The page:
March 6, 1975, ca. 4000 items. Papers of Stokes County Family (1835-1960, 1866-1959), including correspondence, financial papers, legal records, clippings, photographs, pamphlets, and miscellaneous. Deposited by Mrs. Charlotte Betts Ayden, N.C. Withdrawn July 13, 1977. Photocopies of 79 items retained. See Microfilm 43.1-43.4 (3 1/2 reels) for the remainder.
Literary rights to specific documents are retained by the authors or their descendants in accordance with U.S. copyright law.
Pringle Family Papers (#277), East Carolina Manuscript Collection, J. Y. Joyner Library, East Carolina University, Greenville, North Carolina, USA.
This portion of the Pringle Family Papers consists of photocopies of selected items from the papers of this prominent Stokes County, N.C., family.
Topics of interest include crop prices and land-related subjects. Letters from W. F. Martin comment on Demopolis and Mobile, Alabama, to which the Stokes County native emigrated (1844-1855). A traveler recounts his fear of passing through Augusta, Georgia, because of a yellow fever epidemic (Oct. 28, 1854). An Enon Grove, Georgia, citizen comments on the expense of land and the high cost of living in the area (Oct., 1855). He also discusses a large brick-making enterprise undertaken by him. A letter (June, 1857) comments on northwestern Illinois and activities in land speculation there. A letter (Dec. 20, 1860) advises a young Pringle on how and what to study as a medical student in the University of Virginia.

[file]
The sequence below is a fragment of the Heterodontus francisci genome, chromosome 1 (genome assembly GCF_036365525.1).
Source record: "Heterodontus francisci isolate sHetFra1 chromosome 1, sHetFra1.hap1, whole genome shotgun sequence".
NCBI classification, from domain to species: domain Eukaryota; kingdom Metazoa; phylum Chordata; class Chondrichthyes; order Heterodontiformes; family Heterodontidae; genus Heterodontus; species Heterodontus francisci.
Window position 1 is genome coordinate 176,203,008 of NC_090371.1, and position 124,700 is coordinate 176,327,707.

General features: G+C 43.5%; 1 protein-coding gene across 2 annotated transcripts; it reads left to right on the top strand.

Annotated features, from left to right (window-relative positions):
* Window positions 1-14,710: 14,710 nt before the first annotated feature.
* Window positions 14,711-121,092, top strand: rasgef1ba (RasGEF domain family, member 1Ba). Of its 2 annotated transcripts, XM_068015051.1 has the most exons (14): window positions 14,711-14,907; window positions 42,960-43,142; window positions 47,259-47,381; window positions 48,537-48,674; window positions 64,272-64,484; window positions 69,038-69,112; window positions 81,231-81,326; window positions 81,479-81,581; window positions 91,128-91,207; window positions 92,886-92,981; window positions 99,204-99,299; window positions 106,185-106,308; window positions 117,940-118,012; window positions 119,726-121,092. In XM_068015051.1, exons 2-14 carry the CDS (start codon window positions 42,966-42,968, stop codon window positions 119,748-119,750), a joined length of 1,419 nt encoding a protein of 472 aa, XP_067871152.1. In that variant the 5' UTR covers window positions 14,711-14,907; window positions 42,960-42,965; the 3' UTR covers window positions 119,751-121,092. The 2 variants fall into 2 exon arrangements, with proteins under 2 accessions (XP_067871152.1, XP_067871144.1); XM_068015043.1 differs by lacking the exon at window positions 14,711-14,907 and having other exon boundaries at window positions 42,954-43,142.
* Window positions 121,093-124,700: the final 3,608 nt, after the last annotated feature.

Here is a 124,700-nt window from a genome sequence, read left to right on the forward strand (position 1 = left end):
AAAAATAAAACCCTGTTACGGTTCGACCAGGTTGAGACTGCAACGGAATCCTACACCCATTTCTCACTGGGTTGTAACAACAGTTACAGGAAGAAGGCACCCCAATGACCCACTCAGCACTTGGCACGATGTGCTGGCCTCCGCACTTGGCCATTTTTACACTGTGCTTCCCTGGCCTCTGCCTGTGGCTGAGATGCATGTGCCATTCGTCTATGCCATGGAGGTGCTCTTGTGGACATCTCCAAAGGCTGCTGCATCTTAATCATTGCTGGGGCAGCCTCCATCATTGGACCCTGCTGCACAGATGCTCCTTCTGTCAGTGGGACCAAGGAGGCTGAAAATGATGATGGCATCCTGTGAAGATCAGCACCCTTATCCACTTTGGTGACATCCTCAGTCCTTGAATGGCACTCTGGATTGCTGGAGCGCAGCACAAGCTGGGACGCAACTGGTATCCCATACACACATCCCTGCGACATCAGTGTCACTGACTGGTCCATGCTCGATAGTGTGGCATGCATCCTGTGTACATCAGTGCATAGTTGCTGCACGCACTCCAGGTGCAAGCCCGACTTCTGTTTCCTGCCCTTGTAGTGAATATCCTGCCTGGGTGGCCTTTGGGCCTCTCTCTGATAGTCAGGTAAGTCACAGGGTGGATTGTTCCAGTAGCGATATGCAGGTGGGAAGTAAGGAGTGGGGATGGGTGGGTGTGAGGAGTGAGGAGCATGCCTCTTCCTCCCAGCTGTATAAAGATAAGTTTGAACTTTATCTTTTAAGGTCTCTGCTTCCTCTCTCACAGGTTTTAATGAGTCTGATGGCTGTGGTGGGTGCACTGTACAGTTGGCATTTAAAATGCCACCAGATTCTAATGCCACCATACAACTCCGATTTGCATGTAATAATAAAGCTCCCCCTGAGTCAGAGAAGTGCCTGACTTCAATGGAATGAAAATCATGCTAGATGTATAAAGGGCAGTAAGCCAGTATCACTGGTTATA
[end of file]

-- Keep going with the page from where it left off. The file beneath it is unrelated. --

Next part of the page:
Civil War era letters discuss secession and offer opinions on the secession of South Carolina (Dec., 1860). An opponent of secession cites the dire consequences of a civil war, comments on a possible secession convention, and hopes that Virginia will play the role of peacemaker in the crisis (Jan., 1861). Letters of a soldier (1861, June, 1865) describe camp life. A soldier in the 23rd Virginia Battalion comments on the storming of a breastworks on June 2, 1864 (June 6, 1864). A later letter (Oct., 1877), expresses a belief in the corruptness of the Republican Party.
Military records include a flyer (Nov., 1860) of the pro-secession 1860 Association of South Carolina. Other records pertain to Frank Pringle's membership in a Stokes County patrol company (1860), a captain's commission and muster rolls for the 72nd Regiment (1862), orders to enroll conscripts and to arrest conscript evaders (1862-1864),a list of Peter's Creek township volunteers since February 13, 1862, and an oath of allegiance (1865).
Of interest in the legal papers is a refunding bond for the estate of Allen Pringle (March 23, 1861).